In 2020, Taylor Swift announced that she was going to be re-recording her old albums. The news made headlines and marked Swift’s first step in regaining control of her own music after her master recordings had been sold by Scooter Braun and her former label head Scott Borchetta without her knowledge, per ABC News. Swift’s plan was to create new versions of her first six albums (in addition to adding never before heard songs from her vault) of which she would retain ownership. The new recordings will eventually replace her old songs on streaming platforms.
At the time of her announcement, many Swifties wondered if their idol would re-release her albums chronologically, but Swift quickly made the answers clear. In December 2020, Swift gave fans a sneak peek of what she had been working on in a commercial from Ryan Reynolds’ agency. The commercial featured a snippet of Swift’s iconic song, “Love Story” from her second studio album Fearless, which was released by Big Machine Records in 2008. Fans immediately speculated it would be the first official release from Swift’s re-recordings and they were right.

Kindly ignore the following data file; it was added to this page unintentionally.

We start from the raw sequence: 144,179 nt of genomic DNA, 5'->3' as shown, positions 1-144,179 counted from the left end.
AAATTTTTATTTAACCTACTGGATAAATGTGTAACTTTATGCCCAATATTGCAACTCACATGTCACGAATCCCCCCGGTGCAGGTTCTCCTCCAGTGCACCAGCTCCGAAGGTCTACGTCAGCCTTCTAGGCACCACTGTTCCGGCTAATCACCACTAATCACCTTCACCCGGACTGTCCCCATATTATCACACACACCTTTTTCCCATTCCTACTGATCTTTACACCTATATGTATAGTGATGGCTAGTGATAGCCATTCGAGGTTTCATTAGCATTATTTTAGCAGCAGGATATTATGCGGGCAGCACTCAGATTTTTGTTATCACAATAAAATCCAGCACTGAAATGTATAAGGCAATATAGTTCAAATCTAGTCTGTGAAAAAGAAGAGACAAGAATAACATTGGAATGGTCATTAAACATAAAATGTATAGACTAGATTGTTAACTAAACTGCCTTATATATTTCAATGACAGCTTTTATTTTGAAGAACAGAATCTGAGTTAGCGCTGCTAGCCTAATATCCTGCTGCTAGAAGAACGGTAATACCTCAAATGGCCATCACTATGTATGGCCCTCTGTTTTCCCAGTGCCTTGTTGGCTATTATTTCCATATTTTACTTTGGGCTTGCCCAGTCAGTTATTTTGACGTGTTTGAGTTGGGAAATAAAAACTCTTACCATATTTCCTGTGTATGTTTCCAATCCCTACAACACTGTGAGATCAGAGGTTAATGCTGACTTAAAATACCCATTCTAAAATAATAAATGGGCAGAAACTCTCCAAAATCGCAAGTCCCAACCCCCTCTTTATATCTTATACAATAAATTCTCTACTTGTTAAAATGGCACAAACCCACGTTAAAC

Swift released the new version of “Love Story”, this time aptly titled “Love Story (Taylor’s Version) in February 2021. The song’s lyrics are a modern retelling of Shakespeare’s star-crossed lovers with references to Romeo and Juliet. But does Swift’s new version have another twist? Keep scrolling to find out.
'Love Story (Taylor's Version)' is her take on a Shakespearean tragedy
Staying true to her old recordings, Taylor Swift’s 2021 version of “Love Story” does not have any changes in its lyrical content, but that doesn’t mean that the lyrics aren’t relevant 13 years later. Lyrics in the chorus: “That you were Romeo, you were throwing pebbles / And my dad said, ‘Stay away from Juliet,” per Genius, reflected Swift’s attitude towards forbidden love and familial disapproval — something everybody can relate to in relationships.
As she told a fan in 2009, “Love Story” was relatable because it was written about a guy she liked but never got to date because her family didn’t like him. “When I introduced him to my family and my friends, they all said they didn’t like him. All of them,” Swift recalled for TIME. “For the first time, I could relate to that Romeo-and-Juliet situation where the only people who wanted them to be together were them.” Swift noted that the song was the “most romantic song” she’s ever written.
While most Shakespearan works end up in tragedy, Swift flips the lyrics on her ending by having Juliet “pick out a white dress,” to marry Romeo, which totally speaks to listeners who are romantics at heart. It’s no wonder that listeners are just as — if not more — obsessed with “Love Story (Taylor’s Version)” as they were when it was released over a decade ago.
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